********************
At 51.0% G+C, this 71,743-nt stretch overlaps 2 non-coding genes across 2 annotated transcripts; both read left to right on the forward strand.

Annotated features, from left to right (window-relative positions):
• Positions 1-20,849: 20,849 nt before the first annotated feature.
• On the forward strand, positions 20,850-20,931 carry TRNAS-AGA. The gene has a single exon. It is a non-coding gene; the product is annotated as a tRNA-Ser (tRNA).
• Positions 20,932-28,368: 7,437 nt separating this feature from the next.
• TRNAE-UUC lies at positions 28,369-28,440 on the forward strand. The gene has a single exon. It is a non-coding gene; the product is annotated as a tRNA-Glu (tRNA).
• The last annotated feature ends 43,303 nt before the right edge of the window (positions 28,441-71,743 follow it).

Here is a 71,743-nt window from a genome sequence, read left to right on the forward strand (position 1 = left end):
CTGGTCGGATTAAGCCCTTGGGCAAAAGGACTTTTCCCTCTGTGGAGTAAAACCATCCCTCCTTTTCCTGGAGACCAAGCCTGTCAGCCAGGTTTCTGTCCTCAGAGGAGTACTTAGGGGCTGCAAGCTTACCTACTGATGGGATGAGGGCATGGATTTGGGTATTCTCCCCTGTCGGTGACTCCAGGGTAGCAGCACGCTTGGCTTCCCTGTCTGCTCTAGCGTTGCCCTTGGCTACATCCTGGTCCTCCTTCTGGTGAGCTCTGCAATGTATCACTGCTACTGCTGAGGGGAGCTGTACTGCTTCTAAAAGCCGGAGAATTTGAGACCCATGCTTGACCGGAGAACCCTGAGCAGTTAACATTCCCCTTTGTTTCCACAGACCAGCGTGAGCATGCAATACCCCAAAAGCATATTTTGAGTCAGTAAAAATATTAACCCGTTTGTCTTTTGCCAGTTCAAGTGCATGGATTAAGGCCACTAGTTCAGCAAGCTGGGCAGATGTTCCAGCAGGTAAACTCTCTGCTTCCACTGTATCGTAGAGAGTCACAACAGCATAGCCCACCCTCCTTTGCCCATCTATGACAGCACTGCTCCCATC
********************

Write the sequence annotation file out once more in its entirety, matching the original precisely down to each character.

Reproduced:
At 51.0% G+C, this 71,743-nt stretch overlaps 2 non-coding genes across 2 annotated transcripts; both read left to right on the forward strand.

Annotated features, from left to right (window-relative positions):
• Positions 1-20,849: 20,849 nt before the first annotated feature.
• On the forward strand, positions 20,850-20,931 carry TRNAS-AGA. The gene has a single exon. It is a non-coding gene; the product is annotated as a tRNA-Ser (tRNA).
• Positions 20,932-28,368: 7,437 nt separating this feature from the next.
• TRNAE-UUC lies at positions 28,369-28,440 on the forward strand. The gene has a single exon. It is a non-coding gene; the product is annotated as a tRNA-Glu (tRNA).
• The last annotated feature ends 43,303 nt before the right edge of the window (positions 28,441-71,743 follow it).

Here is a 71,743-nt window from a genome sequence, read left to right on the forward strand (position 1 = left end):
CTGGTCGGATTAAGCCCTTGGGCAAAAGGACTTTTCCCTCTGTGGAGTAAAACCATCCCTCCTTTTCCTGGAGACCAAGCCTGTCAGCCAGGTTTCTGTCCTCAGAGGAGTACTTAGGGGCTGCAAGCTTACCTACTGATGGGATGAGGGCATGGATTTGGGTATTCTCCCCTGTCGGTGACTCCAGGGTAGCAGCACGCTTGGCTTCCCTGTCTGCTCTAGCGTTGCCCTTGGCTACATCCTGGTCCTCCTTCTGGTGAGCTCTGCAATGTATCACTGCTACTGCTGAGGGGAGCTGTACTGCTTCTAAAAGCCGGAGAATTTGAGACCCATGCTTGACCGGAGAACCCTGAGCAGTTAACATTCCCCTTTGTTTCCACAGACCAGCGTGAGCATGCAATACCCCAAAAGCATATTTTGAGTCAGTAAAAATATTAACCCGTTTGTCTTTTGCCAGTTCAAGTGCATGGATTAAGGCCACTAGTTCAGCAAGCTGGGCAGATGTTCCAGCAGGTAAACTCTCTGCTTCCACTGTATCGTAGAGAGTCACAACAGCATAGCCCACCCTCCTTTGCCCATCTATGACAGCACTGCTCCCATC